Some of my friends emigrated to the States, and I am very happy for the world-class work they make there. For various reasons I never decided to do that, and opted to go into gaming, where I felt I would have fuller control over the creative process. 

How long did Invisible Fist take to make? Why income inequality? 

The game started slowly, with me programming a simple prototype. At the beginning it was a fighting game in 3-D about people fighting against the Invisible Hand of The Free Market. This idea quickly got picked by Polish mass-media, with our small team being invited for interviews to the biggest Polish newspapers, and virtually all Polish gaming media wrote about it. 

Then it was a year and a half of hard work, trying to setting up a company, learning the craft and doing all possible mistakes one can do. The more healthy approach would probably be to work for a few years in a traditional gaming company and then start with a less ambitious project with smaller scope ... but yeah, fuck it.

Inequality is a topic that interests me greatly. Almost a decade ago, my friend Filip Konopczyński—who co-created a Polish NGO dedicated to researching the economy and is a go-to source for Polish media when it comes to economics—introduced me to the notion of democratic socialism, which I understand is getting a lot of traction in the USA, thanks to Alexandria Ocasio-Cortez and Bernie Sanders. Its main goal is to level the gap between the rich and poor and to strengthen the middle class.

It's a topic far too big for this interview, so just let me say why great inequalities are counterproductive to the development of our world, technologies and society: It is proven that they lower social trust and connections. The lowering of social status of massive groups of people results in increased violence and crime rate, and it greatly blocks people from moving into upper classes.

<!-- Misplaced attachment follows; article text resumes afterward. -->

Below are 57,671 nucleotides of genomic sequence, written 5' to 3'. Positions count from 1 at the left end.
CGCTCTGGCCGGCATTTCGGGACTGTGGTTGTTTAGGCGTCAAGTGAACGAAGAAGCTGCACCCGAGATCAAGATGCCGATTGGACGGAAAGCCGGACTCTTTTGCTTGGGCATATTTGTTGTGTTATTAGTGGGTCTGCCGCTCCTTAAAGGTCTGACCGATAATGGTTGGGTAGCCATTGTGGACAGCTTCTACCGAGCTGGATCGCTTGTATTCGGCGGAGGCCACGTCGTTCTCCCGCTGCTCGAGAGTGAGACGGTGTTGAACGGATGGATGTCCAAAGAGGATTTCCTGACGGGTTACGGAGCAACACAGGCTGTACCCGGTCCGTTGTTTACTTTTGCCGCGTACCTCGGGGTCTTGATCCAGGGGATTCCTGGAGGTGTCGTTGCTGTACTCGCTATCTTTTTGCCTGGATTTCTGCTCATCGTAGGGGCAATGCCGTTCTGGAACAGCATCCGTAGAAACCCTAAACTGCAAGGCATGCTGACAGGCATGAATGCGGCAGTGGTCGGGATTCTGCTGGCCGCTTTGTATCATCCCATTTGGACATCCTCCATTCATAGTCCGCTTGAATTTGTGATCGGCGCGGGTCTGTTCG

It has also a strong correlation with global economic crises. The great spike in inequality in 1928 preceded the Great Depression, and a similar one resulted in the Great Recession. Middle-class share in rising productivity is not only not rising proportionately, but even getting lower. To maintain their way of life, people had to go into debt, which created a financial bubble, resulting in inevitable bursts and quite possibly ending in said crises.

Compare that to the era in the U.S. economy called the Great Prosperity, between these two inequality spikes. The top bracket of progressive income tax was at the level of 90 percent—unimaginable in today's neo-liberal political climate. The middle class rose, the percentage of college education rose, and people were actually able to buy houses and pay for the education. Imagine that—crazy, right?

What informed your choices of the three characters?

We wanted to give players a wide spectrum of financial success and culture—from the billionaire tech bro, through a middle-class liberal arts student, to a modern version of a slave, who has to rely on food stamps even though she works 12 hours a day. 

It's hard to see through our social bubbles, so it was a learning experience for us. We wanted to give players the ability to play three totally different characters and learn about their everyday choices. 

Each character wants to succeed and chase their dreams—the game starts on Easy Mode with the Billionaire, through Medium Mode with the middle-class student, and ends on Hard Mode with the warehouse worker. They all have dreams, but it is increasingly hard to reach them. One of the game mechanics is Stress, connected to the mental health of the characters. You can quite literally overwork yourself to death, by reaching the highest level of stress and getting stress-related disorders like depression, suicidal thoughts or anxiety. 

Speaking of stress—so, players manage Work, Relax and Sleep cards, and a sarcastic TV personality comments on your every move. What informs these narrative choices? What are the stakes?